Too much whippet
Returning home on the evening of my daughter's 18th birthday, there was something suspiciously amiss as I pulled into the driveway. My daughter was being yanked down the front steps by -- was it possible? -- a four-legged creature of unknown origin.
"Dad!" screamed my jubilant daughter. "Look what Mom just bought me for my birthday! Isn't she beautiful? It's a whippet." A large pair of front paws grabbed me by the shoulders as I emerged from the car. "See, she likes you already, Dad."
"I hope you haven't told her how I feel about dogs as household pets," I said shakily, pinned against the car.
"I know we have agreed in the past 'no dogs,'" explained my wife, coaxing the fawn-toned beast to relax its grip on my person, "but your daughter pleaded she should receive something special for her 18th. She's promised to assume all responsibility."
"I'll reserve judgment on that," I said, gingerly patting the species of greyhound as a gesture of detente.
"From the size of her would you believe she's only seven months?" asked my preteen son. "Imagine her size in seven years." I couldn't.
An hour later our living room resembled a press conference for some blue-ribbon champion. Two dozen congratulatory teens crowded around Fawn (a name I had suggested), posed for instant cameras, and offered advice on the care and coddling of canines. Fawn lapped it up.
Fawn's first night in our home was a sleepless one for me. After enduring over three hours of howling displeasure from the basement, I awakened my wife, who is able to snooze through a drum corps review. "Should I feed her or something?"
"No, just go down there and talk to her," said my wife, snuggling deeper under the blankets. "Remember, these are strange surroundings for her."
"I've been in some pretty alien environments myself," I grumbled, slipping into my robe, "but was far less vocal about it."
"Look Dad, let her sleep at the foot of my bed so she won't be a bother to you," suggested my considerate daughter the following morning. "If she becomes restless I'll take care of her."
But something went wrong. In the middle of the night I kicked my wife from sleep.
"What's the matter?" demanded my wife, wide awake.
"Either I'm sleeping under a chair or these legs on my chest belong to someone who desperately needs attention."
My wife put on her coat and boots and disappeared into the frosty, moonless night. "Your flashlight needs new batteries," she reported, shivering, on her return.
"Have you noticed how soundly your daughter sleeps with responsibility?" I asked with great irony.
"It's your turn tomorrow night," mumbled my sleeping beauty.
"What's this, Dad?" asked my perplexed daughter a few days later.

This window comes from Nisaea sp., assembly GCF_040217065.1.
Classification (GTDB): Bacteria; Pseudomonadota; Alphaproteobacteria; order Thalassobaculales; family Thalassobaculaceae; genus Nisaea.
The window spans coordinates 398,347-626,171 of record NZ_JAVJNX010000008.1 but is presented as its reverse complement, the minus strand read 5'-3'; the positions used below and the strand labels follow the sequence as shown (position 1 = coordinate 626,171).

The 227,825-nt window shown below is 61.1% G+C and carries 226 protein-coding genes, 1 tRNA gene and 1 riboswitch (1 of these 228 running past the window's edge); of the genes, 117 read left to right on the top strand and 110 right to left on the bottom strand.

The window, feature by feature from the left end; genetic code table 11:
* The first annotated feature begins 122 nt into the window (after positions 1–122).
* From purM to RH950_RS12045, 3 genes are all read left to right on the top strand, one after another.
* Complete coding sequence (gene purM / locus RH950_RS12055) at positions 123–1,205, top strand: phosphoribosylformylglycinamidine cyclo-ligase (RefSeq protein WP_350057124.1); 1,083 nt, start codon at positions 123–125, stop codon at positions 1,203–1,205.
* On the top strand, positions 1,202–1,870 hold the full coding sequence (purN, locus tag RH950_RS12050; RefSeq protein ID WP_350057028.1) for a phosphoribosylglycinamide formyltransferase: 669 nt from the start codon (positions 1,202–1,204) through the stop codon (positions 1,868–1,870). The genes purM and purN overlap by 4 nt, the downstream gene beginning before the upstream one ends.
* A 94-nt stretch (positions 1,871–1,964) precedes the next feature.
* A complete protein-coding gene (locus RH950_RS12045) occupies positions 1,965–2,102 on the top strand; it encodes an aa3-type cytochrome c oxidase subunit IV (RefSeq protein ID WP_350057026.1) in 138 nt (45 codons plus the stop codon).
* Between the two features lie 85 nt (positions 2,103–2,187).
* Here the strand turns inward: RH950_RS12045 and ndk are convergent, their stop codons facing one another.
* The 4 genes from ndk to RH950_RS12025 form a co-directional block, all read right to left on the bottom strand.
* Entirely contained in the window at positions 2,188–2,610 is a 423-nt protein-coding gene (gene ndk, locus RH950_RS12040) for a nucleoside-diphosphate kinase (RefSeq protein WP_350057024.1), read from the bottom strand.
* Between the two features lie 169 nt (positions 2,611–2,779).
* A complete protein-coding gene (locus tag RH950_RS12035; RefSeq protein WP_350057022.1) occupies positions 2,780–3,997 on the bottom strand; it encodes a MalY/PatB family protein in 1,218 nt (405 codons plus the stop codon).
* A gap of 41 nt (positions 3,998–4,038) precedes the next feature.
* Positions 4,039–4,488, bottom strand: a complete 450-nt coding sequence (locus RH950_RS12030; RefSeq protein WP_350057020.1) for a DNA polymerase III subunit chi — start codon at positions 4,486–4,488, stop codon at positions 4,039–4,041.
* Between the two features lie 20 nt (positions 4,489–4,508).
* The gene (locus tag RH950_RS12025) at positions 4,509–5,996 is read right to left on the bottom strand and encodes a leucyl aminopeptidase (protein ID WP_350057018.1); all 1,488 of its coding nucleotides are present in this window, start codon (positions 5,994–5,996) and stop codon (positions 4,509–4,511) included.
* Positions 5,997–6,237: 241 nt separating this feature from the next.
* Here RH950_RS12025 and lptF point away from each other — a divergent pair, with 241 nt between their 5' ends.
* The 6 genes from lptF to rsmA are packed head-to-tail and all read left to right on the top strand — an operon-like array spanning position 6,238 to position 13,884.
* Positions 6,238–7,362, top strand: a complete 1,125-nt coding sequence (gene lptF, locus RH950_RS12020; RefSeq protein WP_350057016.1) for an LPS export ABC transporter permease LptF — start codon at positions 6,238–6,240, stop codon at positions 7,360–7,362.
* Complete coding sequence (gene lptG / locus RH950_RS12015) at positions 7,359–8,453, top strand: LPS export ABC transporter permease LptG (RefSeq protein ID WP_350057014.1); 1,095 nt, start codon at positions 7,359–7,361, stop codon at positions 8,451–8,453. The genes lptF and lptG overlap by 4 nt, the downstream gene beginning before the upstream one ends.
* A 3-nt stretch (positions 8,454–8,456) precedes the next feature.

"It's a list of missing possessions. I can survive without my slippers and work gloves, but I need my TV chair cushion, and there's a half a pound of walnut fudgies at large which I will gladly offer as a reward for the safe return of my Officially Sanctioned Ping-Pong paddle. I can't win without it."
Fawn's bad press continued. A progress report from my daughter indicated her birthday charge could now be trusted to relieve herself at night without a leash. At the conclusion of a late TV film, my wife and I decided to test this out since the chill factor was around thirty below. Fawn galloped unrestrained into the numbing darkness while her co-sponsors waited by the gas heater for her quick return -- and waited. After whistling in the dark for 15 minutes it was decided to send out a search party. Since I didn't volunteer, my wife bundled up and was supplied with a candle (I hadn't replaced the dead flashlight batteries), some matches and a "Godspeed."
About 20 minutes later the phone rang. It was a cat-loving neighbor. Fawn was two doors away consuming a dish of ice cream and five helpings of cat food. When my wife returned shortly thereafter, it was agreed the leash law should be reinstated.
On my return home a few nights later, my wife greeted me. "Your son's got quite a tale of heroic hardship to relate."
"Does it concern you know who?"
"Fawn chewed through her leather leash while I was walking her, Dad," my son began, "and took off like a Saturn rocket. I chased her for miles, finally caught her, and had to carry her all the way home. I should get a reward."
"See your sister about my compensation," I replied with a smirk.
"By the way," said my wife, "I found your slippers and pillow. They're beyond rehabilitation."
Fawn's character flaws were startling: her penchant for unattended sandwiches and chocolate puddings; a disdain for legendary fielding mitts; expensive heels treated like steak bones; no stomach for world crises as daily papers fell victim to "Paws."
It was decided at an emergency family council that I should have a serious man-to- whippet talk. Fawn and I went for a walk in a nearby schoolyard. We frolicked a bit, then sat down on a bench.
"Friend," I said softly, "it appears you're out of sync with the rest of us." My companion tilted her head in disbelief. "Perhaps another family would better appreciate your, uh, free spirit. An ad has been posted on the supermarket bulletin board. I promise you'll be well placed." She laid her head on my knee. She understood.
My daughter's 18th birthday remembrance is now the joyous custody of a family with five youngsters. Her brief stay with us will be an unforgettable one. In fact, I still communicate with Fawn. There's a little matter of a missing paddle. . . .